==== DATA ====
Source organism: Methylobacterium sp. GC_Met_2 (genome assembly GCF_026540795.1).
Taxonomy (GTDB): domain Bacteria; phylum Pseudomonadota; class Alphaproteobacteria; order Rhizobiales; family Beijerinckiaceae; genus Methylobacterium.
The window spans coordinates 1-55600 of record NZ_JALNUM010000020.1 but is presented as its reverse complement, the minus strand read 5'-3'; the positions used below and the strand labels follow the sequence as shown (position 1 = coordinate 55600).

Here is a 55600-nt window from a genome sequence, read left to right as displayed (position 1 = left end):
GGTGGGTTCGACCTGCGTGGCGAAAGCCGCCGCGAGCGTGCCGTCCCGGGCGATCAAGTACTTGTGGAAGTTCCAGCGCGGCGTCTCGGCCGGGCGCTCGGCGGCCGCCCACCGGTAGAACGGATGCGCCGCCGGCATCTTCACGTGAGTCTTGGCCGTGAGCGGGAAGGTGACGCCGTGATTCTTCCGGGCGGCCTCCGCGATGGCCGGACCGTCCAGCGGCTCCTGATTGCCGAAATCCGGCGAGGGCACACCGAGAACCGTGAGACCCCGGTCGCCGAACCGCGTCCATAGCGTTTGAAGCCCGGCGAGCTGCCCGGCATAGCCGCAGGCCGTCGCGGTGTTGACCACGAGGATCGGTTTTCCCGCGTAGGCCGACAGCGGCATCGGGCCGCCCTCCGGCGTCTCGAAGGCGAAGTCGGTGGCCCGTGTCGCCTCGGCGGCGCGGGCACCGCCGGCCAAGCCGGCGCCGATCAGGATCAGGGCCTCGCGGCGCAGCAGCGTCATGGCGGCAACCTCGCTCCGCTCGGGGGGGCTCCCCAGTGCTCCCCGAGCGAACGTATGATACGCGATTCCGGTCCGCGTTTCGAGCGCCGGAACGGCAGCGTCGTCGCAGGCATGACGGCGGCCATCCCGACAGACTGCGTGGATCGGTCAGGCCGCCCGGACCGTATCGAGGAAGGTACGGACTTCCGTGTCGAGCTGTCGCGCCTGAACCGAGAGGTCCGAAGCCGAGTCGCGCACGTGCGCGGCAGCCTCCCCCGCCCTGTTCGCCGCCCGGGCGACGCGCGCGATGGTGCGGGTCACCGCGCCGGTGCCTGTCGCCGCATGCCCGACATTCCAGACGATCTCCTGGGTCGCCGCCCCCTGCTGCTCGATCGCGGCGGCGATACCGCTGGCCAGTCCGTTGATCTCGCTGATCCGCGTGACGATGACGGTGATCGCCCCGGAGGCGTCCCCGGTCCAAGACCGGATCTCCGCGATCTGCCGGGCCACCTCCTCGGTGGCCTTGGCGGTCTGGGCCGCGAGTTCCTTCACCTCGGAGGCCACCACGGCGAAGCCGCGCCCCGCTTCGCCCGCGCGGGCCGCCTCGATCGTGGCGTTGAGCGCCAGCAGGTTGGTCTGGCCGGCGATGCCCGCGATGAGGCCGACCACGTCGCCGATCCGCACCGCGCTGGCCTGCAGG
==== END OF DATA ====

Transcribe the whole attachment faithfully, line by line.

Source organism: Methylobacterium sp. GC_Met_2 (genome assembly GCF_026540795.1).
Taxonomy (GTDB): domain Bacteria; phylum Pseudomonadota; class Alphaproteobacteria; order Rhizobiales; family Beijerinckiaceae; genus Methylobacterium.
The window spans coordinates 1-55600 of record NZ_JALNUM010000020.1 but is presented as its reverse complement, the minus strand read 5'-3'; the positions used below and the strand labels follow the sequence as shown (position 1 = coordinate 55600).

Here is a 55600-nt window from a genome sequence, read left to right as displayed (position 1 = left end):
GGTGGGTTCGACCTGCGTGGCGAAAGCCGCCGCGAGCGTGCCGTCCCGGGCGATCAAGTACTTGTGGAAGTTCCAGCGCGGCGTCTCGGCCGGGCGCTCGGCGGCCGCCCACCGGTAGAACGGATGCGCCGCCGGCATCTTCACGTGAGTCTTGGCCGTGAGCGGGAAGGTGACGCCGTGATTCTTCCGGGCGGCCTCCGCGATGGCCGGACCGTCCAGCGGCTCCTGATTGCCGAAATCCGGCGAGGGCACACCGAGAACCGTGAGACCCCGGTCGCCGAACCGCGTCCATAGCGTTTGAAGCCCGGCGAGCTGCCCGGCATAGCCGCAGGCCGTCGCGGTGTTGACCACGAGGATCGGTTTTCCCGCGTAGGCCGACAGCGGCATCGGGCCGCCCTCCGGCGTCTCGAAGGCGAAGTCGGTGGCCCGTGTCGCCTCGGCGGCGCGGGCACCGCCGGCCAAGCCGGCGCCGATCAGGATCAGGGCCTCGCGGCGCAGCAGCGTCATGGCGGCAACCTCGCTCCGCTCGGGGGGGCTCCCCAGTGCTCCCCGAGCGAACGTATGATACGCGATTCCGGTCCGCGTTTCGAGCGCCGGAACGGCAGCGTCGTCGCAGGCATGACGGCGGCCATCCCGACAGACTGCGTGGATCGGTCAGGCCGCCCGGACCGTATCGAGGAAGGTACGGACTTCCGTGTCGAGCTGTCGCGCCTGAACCGAGAGGTCCGAAGCCGAGTCGCGCACGTGCGCGGCAGCCTCCCCCGCCCTGTTCGCCGCCCGGGCGACGCGCGCGATGGTGCGGGTCACCGCGCCGGTGCCTGTCGCCGCATGCCCGACATTCCAGACGATCTCCTGGGTCGCCGCCCCCTGCTGCTCGATCGCGGCGGCGATACCGCTGGCCAGTCCGTTGATCTCGCTGATCCGCGTGACGATGACGGTGATCGCCCCGGAGGCGTCCCCGGTCCAAGACCGGATCTCCGCGATCTGCCGGGCCACCTCCTCGGTGGCCTTGGCGGTCTGGGCCGCGAGTTCCTTCACCTCGGAGGCCACCACGGCGAAGCCGCGCCCCGCTTCGCCCGCGCGGGCCGCCTCGATCGTGGCGTTGAGCGCCAGCAGGTTGGTCTGGCCGGCGATGCCCGCGATGAGGCCGACCACGTCGCCGATCCGCACCGCGCTGGCCTGCAGG